A couple of decades ago I was the afternoon guy at a radio station in Medford, Oregon (KMED). I was friends with one of the salesman (I don't recall his name). One bright and sunny afternoon he invited me to his home to meet his wife and kids. We had a lovely time.
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Somehow the subject of writing came up. He was very serious about it. I remember we spent a great deal of time talking about it that afternoon. The he started telling me about the greatest writer of all time - Tom Robbins! Then he went on to tell be about the greatest book of all time - "Even Cowgirls Get the Bluies."
I told him I'd never heard of Tom Robbins or his book, but I promised to find out more about him. Then he insisted that I take his personal copy and start reading it immediatly. "But," he said, "you've got to promise to return the book when your're done."
Of course, I agreed.
Well, you know what happened: I only read a couple pages (I hated the book!) and I never returned it. I don't remember exactly, but either I got fired or he got fired, and I never hear from him again.
(Fast forward to earlier this week:)
I'm driving around town listening to a talk radio show about medical marijuanna on KPFA. During the show they played a public service announcemnet by Tom Robbins, promoting the fact that his mother had been denied medical marijuanna. He blamed them for his mother's eventual blindness.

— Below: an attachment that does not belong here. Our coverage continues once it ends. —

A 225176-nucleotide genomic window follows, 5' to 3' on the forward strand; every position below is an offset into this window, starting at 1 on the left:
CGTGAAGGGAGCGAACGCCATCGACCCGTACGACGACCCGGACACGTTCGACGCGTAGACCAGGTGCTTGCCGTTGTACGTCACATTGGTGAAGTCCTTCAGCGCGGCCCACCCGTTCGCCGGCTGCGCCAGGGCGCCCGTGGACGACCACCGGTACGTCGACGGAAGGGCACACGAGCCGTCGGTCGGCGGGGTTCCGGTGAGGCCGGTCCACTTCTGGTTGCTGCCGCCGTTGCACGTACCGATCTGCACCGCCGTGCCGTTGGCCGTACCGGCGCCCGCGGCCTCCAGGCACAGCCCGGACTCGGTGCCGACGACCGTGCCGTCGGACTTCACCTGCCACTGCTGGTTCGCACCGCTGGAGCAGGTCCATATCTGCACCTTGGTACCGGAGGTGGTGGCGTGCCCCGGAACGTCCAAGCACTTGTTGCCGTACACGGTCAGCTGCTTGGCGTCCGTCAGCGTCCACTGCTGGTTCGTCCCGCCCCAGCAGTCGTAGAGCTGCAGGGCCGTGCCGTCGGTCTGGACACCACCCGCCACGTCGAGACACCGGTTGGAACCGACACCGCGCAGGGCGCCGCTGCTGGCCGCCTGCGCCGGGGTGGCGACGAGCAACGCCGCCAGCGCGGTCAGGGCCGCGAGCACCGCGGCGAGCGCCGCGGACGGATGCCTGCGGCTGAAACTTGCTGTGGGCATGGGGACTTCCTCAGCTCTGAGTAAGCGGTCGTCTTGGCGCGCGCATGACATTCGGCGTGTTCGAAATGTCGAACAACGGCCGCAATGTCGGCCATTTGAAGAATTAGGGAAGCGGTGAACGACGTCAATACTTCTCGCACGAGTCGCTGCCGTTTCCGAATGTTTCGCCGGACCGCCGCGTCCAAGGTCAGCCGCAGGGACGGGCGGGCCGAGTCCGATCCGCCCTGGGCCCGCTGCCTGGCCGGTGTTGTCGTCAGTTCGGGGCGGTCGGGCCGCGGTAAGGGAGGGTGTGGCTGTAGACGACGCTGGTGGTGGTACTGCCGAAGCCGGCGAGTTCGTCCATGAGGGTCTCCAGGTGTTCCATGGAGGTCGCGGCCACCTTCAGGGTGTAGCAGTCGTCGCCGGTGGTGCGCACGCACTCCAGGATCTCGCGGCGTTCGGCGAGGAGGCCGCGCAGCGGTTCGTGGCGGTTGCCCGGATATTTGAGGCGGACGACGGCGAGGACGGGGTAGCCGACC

Next thing you know, I'm in a book store looking for anything by Tom Robbins. I decided to get "Wild Ducks Flying Backward: the short writing." I Love It!
His writing is like...amazing. And he's very very funny. I mean laugh out loud funny. It's interesting how a just a couple of decades can change one's perspective, isn't it?
The book is 255 pages. It's divided into chapters featuring Travel Articles (Canyon of the Vaginas, The Eight-Story Kiss), Triutes (The Doors, Leonard Cohen), Stories, Poems, & Lyrics (Dream of the Language Wheel, The Origin of Cigars), Musing & Critiques (Till Lunch Do Us Part, Lost in Translation) and Responses (What is the Meaning of Life?).
Interestingly, as funny as Robbins can be, he can also be extremly profound.
Robbins' astonishing discription of Leonard Cohen's voice -
"It is a voice raked by the claws of Cupid, a voice rubbed raw by the philosoper's stone. A voice marinated in kirschwasser, sulfur, deer musk, and snow; bandaged with sackcloth from a ruined monastery; warmed by the embers left down near the river after the gypsies have gone.
"It is a penitent's voice, a rabbinical voice, a crust of unleavened vocal toast - spread with smoke and subversive wit. He has a voice like a carpet in an old hotel, like a bad itch on the hunchback of love. It is meant for pronouncing the names of women - and cataloging their sometimes hazardous charms. Nobody can say the word 'naked' as nakedly as Cohen. He makes us see the markings where the pantyhouse have been."
You get the picture...but beware - judge for yourself. I've seen several negative reviews about this book. But, I love it! Okay?
I need to careful: I feel like loaning you my copy - you would return it, wouldn't you?
11 out of 10